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Article / Roadblocks

Roadblocks.


By Leonard Toenjes

The buzzword of the last several weeks is Infrastructure.  At the national level, President Trump offered his proposal largely based on state, local, and private investment. The U.S. Chamber of Commerce has called for a 25-cent per gallon gasoline tax increase to keep the federal Highway Trust Fund solvent.  At the state level, no less than 24 bills have been introduced in the House and Senate with just as many differing approaches to funding Missouri’s infrastructure and transportation system.  They are all slogging through the various steps of the legislative process needed to bring this issue to some decision.  No less than seven different initiative petition proposals also have been filed with the state.  

Late in 2017, a joint House/Senate 21st Century Task Force traversed Missouri with a series of public hearings concerning infrastructure and transportation needs.  At their first meeting, MoDOT Director Patrick McKenna appeared with all of the task force studies that have been completed since the most recent increase in infrastructure funding in Missouri.  It was a very large stack.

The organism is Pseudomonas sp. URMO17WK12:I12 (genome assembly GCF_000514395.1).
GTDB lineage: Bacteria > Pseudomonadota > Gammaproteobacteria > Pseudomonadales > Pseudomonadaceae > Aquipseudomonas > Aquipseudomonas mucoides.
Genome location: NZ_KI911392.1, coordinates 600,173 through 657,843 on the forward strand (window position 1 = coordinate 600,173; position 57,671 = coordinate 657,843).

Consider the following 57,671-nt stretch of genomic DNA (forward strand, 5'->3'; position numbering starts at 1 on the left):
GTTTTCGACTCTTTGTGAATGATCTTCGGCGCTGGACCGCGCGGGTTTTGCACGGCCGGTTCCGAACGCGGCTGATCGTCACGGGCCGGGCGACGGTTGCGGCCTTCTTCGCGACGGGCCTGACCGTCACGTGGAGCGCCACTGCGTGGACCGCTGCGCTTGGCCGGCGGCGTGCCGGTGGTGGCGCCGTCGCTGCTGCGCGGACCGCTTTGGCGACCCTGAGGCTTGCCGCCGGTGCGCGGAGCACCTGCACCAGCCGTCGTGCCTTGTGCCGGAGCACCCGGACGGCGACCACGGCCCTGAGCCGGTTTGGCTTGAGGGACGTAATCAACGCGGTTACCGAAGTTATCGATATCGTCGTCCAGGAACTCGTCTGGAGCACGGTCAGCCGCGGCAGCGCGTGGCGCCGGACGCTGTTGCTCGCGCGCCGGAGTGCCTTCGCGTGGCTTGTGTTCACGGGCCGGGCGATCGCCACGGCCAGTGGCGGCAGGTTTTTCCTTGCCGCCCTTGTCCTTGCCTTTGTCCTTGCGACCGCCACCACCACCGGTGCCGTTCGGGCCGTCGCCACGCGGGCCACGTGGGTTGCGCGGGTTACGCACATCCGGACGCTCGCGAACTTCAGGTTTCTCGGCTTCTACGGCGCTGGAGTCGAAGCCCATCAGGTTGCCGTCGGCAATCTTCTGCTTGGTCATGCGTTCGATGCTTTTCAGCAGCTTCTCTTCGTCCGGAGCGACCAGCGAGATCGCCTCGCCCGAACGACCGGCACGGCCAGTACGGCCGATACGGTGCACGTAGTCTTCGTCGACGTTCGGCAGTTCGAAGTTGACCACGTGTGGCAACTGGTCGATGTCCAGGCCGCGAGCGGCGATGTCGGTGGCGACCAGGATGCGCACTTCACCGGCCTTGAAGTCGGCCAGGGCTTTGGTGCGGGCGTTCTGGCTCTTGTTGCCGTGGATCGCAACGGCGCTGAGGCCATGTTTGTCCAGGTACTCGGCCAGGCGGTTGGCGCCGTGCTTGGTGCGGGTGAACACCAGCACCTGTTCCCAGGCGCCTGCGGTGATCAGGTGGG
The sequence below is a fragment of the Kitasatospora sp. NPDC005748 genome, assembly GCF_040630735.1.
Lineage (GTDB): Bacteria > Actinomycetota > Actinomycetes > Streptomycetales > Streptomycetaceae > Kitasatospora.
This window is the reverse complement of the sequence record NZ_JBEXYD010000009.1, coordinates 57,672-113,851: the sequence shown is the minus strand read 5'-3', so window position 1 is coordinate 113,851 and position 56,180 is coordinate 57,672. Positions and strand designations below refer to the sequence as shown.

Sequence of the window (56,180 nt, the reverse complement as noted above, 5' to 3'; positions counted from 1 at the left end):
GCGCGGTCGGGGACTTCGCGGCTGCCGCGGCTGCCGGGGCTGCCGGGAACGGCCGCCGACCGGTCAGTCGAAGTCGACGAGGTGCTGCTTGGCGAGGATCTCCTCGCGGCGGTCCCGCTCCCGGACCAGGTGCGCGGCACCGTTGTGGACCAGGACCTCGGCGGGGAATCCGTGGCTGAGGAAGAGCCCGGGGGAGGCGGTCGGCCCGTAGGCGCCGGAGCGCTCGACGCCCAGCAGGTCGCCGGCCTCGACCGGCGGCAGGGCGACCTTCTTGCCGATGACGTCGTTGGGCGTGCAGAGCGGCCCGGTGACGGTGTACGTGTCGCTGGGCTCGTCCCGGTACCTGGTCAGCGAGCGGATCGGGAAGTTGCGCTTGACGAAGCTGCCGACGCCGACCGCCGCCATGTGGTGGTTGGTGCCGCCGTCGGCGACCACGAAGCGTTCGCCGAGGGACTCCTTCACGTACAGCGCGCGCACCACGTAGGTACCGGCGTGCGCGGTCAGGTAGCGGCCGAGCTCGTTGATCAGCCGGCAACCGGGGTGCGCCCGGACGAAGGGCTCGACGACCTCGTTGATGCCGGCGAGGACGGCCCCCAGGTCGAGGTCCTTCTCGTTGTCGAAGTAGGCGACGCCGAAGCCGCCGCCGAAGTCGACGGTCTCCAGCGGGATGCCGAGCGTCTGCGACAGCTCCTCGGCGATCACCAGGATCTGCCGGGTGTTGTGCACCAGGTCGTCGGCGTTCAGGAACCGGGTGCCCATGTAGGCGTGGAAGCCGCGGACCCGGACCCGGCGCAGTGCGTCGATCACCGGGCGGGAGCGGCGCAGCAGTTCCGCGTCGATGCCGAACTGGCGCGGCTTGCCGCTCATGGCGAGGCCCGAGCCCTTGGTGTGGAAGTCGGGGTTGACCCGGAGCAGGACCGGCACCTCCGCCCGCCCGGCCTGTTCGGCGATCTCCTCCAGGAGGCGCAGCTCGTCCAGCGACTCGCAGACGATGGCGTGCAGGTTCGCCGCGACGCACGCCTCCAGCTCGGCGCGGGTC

Missouri has far too many studies and far too little action.  It’s our policymakers’ inaction that is costing our state jobs, economic development and a clear pathway forward to revitalize Missouri.  Whenever I speak with these elected officials, they concur that there are great needs but little public support for increasing user fees.  

All of this brings to mind a simple question: How bad does it have to get before action is taken?  For example, MoDOT has plans to make seriously needed repairs to I-270 in north St. Louis county.  This $750,000,000 project is needed to address 50- year -old roads that are now a critical link in a freight network that can bring economic development to St. Louis and to the state as a whole  Available funding for this project is less than 25 percent of the cost, so the project waits.  This is just one example of the unfunded needs across our state.

Missouri cannot afford to wait for the federal government to bail us out.  We already receive over 65 percent of our current transportation funds from the Highway Trust Fund.  MoDOT is running a very effective department with the limited and shrinking funds they do have. 

The Missouri legislature needs to do the job they are elected to do. which is make a decision, show leadership, and allow the citizens of Missouri the opportunity to vote on a method to address this shortfall. 

A more effective approach to funding these needs (which by the way are moving forward in many other states) can only lead to a stronger economy and an improved quality of life so important to bringing jobs and businesses into our state.

It’s time for our legislators to act and let the people decide. Inaction and lack of public support is merely leading to more stacks of paper defining our growing needs and more years of Missouri falling behind. 

Len Toenjes is president of AGC of Missouri.